Nova Online: The Vikings. Build a Viking village, write your name in runes and discover the secret of Norse ships.

Compass. Take a tour of some of the British Museum's best artefacts on the web.
The Smithsonian Institution's Vikings Exhibit. Commemorating the 1,000-year anniversary of Leif Eriksson's arrival in North America.
Places to visit

The British Museum. Important collections of Viking material, as well as displays relating to religions and beliefs from all over the world.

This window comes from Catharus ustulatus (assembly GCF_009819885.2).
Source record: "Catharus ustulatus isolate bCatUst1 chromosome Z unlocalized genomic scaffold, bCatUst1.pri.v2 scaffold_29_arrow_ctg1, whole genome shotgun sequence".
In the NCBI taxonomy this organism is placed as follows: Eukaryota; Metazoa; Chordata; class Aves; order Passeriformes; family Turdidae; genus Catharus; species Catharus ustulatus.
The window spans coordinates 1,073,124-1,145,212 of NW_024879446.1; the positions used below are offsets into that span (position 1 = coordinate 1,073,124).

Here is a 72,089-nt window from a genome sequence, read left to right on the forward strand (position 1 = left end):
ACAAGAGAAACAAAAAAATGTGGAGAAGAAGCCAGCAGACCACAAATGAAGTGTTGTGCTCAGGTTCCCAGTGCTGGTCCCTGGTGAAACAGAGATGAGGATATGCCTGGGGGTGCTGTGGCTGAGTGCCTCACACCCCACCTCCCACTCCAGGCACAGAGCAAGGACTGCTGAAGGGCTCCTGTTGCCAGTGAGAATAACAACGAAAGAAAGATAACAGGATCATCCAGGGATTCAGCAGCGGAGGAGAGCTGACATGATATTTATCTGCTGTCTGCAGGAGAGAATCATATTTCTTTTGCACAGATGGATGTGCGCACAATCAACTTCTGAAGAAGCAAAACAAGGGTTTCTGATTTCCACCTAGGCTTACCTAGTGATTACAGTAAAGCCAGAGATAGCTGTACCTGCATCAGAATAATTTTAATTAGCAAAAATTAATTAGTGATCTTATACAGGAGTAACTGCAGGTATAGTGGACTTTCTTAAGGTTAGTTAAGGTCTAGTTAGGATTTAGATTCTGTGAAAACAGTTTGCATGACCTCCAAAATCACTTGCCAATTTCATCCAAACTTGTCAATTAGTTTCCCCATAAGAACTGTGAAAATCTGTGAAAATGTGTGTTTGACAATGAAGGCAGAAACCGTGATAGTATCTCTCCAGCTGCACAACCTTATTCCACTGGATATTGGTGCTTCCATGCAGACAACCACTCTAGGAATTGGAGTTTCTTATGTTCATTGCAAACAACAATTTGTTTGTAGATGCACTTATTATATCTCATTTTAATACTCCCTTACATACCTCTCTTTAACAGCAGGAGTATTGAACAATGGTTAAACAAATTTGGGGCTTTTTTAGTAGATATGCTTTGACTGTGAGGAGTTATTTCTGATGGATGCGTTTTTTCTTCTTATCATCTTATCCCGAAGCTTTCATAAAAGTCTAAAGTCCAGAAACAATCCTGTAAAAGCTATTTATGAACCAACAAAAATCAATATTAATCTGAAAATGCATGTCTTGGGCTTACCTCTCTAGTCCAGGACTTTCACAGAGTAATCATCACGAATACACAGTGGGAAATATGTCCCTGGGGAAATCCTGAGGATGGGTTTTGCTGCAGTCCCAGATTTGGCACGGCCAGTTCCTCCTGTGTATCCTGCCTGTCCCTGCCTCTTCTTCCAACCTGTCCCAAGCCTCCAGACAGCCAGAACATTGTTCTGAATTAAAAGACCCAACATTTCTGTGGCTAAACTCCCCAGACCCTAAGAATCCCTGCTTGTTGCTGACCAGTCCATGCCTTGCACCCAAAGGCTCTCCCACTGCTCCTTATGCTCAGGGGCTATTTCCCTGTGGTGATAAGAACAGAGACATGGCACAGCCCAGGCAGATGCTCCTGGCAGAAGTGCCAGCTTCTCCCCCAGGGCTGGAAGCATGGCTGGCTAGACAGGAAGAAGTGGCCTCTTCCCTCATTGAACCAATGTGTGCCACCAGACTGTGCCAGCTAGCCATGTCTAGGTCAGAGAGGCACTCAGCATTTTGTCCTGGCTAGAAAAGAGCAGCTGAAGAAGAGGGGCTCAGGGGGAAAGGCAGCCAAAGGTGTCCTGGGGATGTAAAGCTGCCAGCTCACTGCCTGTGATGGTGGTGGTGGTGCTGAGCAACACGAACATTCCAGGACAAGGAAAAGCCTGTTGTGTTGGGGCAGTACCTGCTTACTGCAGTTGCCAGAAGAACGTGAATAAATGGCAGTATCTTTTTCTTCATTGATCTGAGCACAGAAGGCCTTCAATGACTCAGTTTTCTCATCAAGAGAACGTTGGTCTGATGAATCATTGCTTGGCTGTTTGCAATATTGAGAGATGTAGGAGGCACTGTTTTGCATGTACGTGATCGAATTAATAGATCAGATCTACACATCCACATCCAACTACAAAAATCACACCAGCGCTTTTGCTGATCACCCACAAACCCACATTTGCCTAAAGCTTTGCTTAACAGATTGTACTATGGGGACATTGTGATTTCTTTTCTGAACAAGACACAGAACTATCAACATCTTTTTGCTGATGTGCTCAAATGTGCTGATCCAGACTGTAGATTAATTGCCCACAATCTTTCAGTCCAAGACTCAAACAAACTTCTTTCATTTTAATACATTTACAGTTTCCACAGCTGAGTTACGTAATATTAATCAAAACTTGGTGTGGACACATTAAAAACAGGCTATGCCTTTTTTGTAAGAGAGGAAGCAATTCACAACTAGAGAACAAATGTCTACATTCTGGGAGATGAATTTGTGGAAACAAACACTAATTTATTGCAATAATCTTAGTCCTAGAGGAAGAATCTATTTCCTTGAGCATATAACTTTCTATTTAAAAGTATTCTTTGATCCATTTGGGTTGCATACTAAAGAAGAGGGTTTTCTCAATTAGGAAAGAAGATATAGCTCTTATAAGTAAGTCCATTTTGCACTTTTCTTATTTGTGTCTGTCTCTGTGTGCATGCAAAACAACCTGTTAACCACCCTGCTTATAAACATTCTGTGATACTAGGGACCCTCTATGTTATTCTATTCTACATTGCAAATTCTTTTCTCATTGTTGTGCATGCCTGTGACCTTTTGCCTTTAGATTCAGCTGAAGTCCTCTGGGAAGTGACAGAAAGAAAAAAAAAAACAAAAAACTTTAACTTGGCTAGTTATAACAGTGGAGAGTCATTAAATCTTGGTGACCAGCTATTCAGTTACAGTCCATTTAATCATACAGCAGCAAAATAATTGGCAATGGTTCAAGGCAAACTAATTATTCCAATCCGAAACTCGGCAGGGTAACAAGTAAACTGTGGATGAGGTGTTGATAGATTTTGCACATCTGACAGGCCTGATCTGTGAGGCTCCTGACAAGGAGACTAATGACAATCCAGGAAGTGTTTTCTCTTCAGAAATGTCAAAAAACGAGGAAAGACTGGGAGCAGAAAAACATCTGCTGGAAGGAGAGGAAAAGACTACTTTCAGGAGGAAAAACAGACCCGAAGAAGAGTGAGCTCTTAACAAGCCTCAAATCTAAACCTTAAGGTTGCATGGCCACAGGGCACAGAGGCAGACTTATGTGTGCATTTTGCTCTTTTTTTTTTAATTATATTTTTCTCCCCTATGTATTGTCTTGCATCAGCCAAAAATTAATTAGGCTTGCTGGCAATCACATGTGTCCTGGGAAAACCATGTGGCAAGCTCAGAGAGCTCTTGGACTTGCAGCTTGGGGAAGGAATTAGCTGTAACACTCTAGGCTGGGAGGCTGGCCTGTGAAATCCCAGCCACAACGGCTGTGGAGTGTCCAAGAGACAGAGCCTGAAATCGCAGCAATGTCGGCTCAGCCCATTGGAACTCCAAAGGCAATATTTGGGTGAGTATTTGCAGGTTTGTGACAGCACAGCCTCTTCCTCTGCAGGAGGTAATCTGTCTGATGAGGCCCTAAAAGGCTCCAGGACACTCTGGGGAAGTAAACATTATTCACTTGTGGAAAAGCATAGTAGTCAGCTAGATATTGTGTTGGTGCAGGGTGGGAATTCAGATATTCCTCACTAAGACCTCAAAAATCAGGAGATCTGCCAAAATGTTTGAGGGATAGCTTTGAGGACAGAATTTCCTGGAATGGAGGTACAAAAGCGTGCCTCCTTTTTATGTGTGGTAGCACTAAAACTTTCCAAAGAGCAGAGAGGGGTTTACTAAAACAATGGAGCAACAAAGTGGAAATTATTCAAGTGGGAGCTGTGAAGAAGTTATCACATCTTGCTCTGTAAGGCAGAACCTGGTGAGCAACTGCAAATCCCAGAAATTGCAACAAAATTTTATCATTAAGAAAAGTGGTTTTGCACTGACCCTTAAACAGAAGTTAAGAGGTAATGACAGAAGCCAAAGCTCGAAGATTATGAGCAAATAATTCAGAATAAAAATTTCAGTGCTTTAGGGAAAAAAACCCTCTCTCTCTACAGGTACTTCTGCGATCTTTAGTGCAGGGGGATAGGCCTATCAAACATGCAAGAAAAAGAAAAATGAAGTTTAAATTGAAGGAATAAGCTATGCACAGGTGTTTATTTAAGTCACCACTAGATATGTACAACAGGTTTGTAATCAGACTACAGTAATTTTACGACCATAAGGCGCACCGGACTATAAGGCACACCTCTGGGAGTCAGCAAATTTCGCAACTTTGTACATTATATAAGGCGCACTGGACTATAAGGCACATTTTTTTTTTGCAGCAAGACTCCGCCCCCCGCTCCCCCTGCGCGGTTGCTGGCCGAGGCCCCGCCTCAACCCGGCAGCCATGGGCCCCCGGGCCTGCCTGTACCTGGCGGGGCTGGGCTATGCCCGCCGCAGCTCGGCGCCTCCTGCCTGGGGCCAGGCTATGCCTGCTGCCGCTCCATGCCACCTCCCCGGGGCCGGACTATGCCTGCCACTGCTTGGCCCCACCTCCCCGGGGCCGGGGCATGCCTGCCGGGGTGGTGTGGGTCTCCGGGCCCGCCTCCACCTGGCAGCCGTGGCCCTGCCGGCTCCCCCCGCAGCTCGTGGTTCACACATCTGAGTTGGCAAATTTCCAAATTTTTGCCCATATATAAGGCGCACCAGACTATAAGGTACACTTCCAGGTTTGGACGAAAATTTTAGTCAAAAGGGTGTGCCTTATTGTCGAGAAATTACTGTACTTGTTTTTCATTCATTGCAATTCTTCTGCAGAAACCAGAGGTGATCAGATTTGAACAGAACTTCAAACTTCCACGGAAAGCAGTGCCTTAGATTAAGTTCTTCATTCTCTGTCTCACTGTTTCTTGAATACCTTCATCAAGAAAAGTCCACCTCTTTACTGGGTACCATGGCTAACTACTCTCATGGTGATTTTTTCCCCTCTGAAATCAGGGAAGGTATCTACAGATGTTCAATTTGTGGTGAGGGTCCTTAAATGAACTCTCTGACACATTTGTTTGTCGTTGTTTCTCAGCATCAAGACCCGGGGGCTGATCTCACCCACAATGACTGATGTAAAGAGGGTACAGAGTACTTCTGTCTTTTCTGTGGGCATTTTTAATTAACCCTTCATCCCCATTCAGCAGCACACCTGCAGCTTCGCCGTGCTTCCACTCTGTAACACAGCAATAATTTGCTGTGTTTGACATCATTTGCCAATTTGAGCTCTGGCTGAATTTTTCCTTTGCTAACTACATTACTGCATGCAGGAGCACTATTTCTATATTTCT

Bede's World. Provides a fascinating insight into Christian life in Anglo-Saxon England just before the Viking Age.
Jorvik Centre. Explores many aspects of daily life in Viking York in the tenth century.
About the author

Barry Ager is curator of the Continental Early Medieval Collections at the British Museum, and has special research interests in the cultural contacts and weaponry of the early medieval period. He has published a number of articles on these topics, including, together with Janet Lang, Swords of the Anglo-Saxon and Viking periods in the British Museum: a radiographic study', in Weapons and Warfare in Anglo-Saxon England edited by SC Hawkes (Oxford, 1989).